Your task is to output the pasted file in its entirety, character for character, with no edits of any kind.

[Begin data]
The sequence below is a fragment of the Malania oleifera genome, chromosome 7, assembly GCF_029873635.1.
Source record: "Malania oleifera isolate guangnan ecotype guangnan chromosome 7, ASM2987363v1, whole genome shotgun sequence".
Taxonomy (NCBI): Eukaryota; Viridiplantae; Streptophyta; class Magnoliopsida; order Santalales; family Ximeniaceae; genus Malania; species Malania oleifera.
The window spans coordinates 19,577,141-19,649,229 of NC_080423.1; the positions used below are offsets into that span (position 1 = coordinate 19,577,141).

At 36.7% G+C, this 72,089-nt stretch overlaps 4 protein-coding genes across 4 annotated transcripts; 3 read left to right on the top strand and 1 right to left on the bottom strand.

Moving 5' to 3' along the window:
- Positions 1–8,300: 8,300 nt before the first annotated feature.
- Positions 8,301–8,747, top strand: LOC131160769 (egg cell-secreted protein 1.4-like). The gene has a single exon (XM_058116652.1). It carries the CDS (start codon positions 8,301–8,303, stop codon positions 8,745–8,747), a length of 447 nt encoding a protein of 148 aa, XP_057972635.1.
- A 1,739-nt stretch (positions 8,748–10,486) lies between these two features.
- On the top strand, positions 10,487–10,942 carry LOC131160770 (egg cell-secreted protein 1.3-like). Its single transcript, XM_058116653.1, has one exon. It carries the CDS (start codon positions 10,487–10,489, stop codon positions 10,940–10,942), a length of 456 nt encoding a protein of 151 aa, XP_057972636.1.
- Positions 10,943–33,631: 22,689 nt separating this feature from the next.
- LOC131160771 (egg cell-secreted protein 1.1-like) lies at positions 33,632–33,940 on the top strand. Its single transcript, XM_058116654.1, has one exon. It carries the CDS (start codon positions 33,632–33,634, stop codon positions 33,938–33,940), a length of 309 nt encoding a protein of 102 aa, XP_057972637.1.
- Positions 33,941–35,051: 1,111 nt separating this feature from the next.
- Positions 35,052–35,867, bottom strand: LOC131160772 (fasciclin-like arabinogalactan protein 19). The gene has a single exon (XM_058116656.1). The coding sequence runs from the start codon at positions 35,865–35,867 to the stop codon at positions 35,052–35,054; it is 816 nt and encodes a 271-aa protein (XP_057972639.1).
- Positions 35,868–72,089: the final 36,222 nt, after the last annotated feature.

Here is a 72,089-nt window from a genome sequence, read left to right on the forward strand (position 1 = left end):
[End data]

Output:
The sequence below is a fragment of the Malania oleifera genome, chromosome 7, assembly GCF_029873635.1.
Source record: "Malania oleifera isolate guangnan ecotype guangnan chromosome 7, ASM2987363v1, whole genome shotgun sequence".
Taxonomy (NCBI): Eukaryota; Viridiplantae; Streptophyta; class Magnoliopsida; order Santalales; family Ximeniaceae; genus Malania; species Malania oleifera.
The window spans coordinates 19,577,141-19,649,229 of NC_080423.1; the positions used below are offsets into that span (position 1 = coordinate 19,577,141).

At 36.7% G+C, this 72,089-nt stretch overlaps 4 protein-coding genes across 4 annotated transcripts; 3 read left to right on the top strand and 1 right to left on the bottom strand.

Moving 5' to 3' along the window:
- Positions 1–8,300: 8,300 nt before the first annotated feature.
- Positions 8,301–8,747, top strand: LOC131160769 (egg cell-secreted protein 1.4-like). The gene has a single exon (XM_058116652.1). It carries the CDS (start codon positions 8,301–8,303, stop codon positions 8,745–8,747), a length of 447 nt encoding a protein of 148 aa, XP_057972635.1.
- A 1,739-nt stretch (positions 8,748–10,486) lies between these two features.
- On the top strand, positions 10,487–10,942 carry LOC131160770 (egg cell-secreted protein 1.3-like). Its single transcript, XM_058116653.1, has one exon. It carries the CDS (start codon positions 10,487–10,489, stop codon positions 10,940–10,942), a length of 456 nt encoding a protein of 151 aa, XP_057972636.1.
- Positions 10,943–33,631: 22,689 nt separating this feature from the next.
- LOC131160771 (egg cell-secreted protein 1.1-like) lies at positions 33,632–33,940 on the top strand. Its single transcript, XM_058116654.1, has one exon. It carries the CDS (start codon positions 33,632–33,634, stop codon positions 33,938–33,940), a length of 309 nt encoding a protein of 102 aa, XP_057972637.1.
- Positions 33,941–35,051: 1,111 nt separating this feature from the next.
- Positions 35,052–35,867, bottom strand: LOC131160772 (fasciclin-like arabinogalactan protein 19). The gene has a single exon (XM_058116656.1). The coding sequence runs from the start codon at positions 35,865–35,867 to the stop codon at positions 35,052–35,054; it is 816 nt and encodes a 271-aa protein (XP_057972639.1).
- Positions 35,868–72,089: the final 36,222 nt, after the last annotated feature.

Here is a 72,089-nt window from a genome sequence, read left to right on the forward strand (position 1 = left end):